1000w Toni Ann Palmisano quote

5. What memories stand out from your first year of teaching?

Toni-Ann: Most teachers feel nervous as they begin a new career; I was the opposite. Because I had such a successful student teaching experience, my first year of teaching felt natural. I remember my first back-to-school night as if it was just yesterday. I created a presentation slideshow to share with parents every single piece of information to help their children succeed. My first back-to-school night felt like my tenth.

I was a 21-year-old straight out of college standing in the front of my very own classroom. I never once let on to my students that I was a brand-new teacher. I taught on a block schedule, three double-period classes of seventh-grade math each day. They were absolutely WONDERFUL. Aside from delivering curriculum to them through guided instruction on a daily basis, I remember going to all their sports games and events outside of the school day—they were so surprised to see me! It was as if the students didn’t believe teachers were human beings outside of school. This was an eye-opener for me and made me want to be present even more.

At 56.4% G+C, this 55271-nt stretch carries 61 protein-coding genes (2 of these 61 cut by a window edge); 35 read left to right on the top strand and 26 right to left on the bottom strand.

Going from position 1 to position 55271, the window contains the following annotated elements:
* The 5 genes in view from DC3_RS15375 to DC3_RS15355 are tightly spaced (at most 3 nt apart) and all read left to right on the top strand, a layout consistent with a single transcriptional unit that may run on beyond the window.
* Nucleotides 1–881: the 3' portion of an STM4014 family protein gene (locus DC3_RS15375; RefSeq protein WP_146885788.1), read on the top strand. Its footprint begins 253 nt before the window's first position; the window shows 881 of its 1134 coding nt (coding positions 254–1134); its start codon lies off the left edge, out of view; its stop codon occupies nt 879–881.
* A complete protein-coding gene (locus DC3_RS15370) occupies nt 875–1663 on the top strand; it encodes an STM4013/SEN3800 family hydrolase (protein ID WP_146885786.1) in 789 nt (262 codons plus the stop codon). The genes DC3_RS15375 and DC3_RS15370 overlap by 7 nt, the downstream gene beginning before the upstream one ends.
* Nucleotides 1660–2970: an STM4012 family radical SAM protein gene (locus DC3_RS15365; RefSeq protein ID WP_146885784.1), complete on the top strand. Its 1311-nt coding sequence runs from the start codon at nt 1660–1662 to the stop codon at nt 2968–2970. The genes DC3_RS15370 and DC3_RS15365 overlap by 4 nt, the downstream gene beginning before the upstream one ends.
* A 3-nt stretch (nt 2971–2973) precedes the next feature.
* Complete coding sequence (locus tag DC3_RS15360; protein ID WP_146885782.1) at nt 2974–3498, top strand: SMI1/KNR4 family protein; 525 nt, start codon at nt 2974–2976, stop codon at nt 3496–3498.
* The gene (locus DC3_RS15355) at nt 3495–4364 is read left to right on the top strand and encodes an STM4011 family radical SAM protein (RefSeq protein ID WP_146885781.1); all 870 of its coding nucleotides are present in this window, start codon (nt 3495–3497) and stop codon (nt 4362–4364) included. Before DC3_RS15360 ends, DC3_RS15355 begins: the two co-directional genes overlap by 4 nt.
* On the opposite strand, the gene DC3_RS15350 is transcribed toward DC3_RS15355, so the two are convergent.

A college professor gave me this advice about classroom management: “Don’t crack a smile until December.” I think this lasted a week for me. I’m glad I realized that this wasn’t right for my personality. I truly believe that showing the children my quirky, bubbly personality helped them appreciate me, and they did not disrespect me or the rules I presented for the classroom.

People say you’ll always have a special place in your heart for the first class you taught, and I can surely attest to this. The students who were in my first class are now juniors in college. I receive emails, letters, calls, and in-person visits from several of them to this very day. It’s the greatest feeling to still be in touch and able to help them with situations and give them advice later in their lives.

6. What are students most likely to remember about their time in your class?

Toni-Ann: I know my students will remember my personality. I exert a lot of energy and use a loud voice when presenting lessons to my classes. I am not afraid to laugh during class, and this is something my students say defines me. I embrace my bubbly personality in the classroom because I want my students to see that no matter what age you are, it’s important just to be yourself. The songs I teach my students that go along with certain skills in the curriculum, and the way I try to connect what I am teaching to the real world, are also things I can imagine them holding onto. They may also remember my telling them that I love when mistakes are made; it’s my way to encourage students who are struggling to come out of their shell. We accept mistakes so that we can fix them together.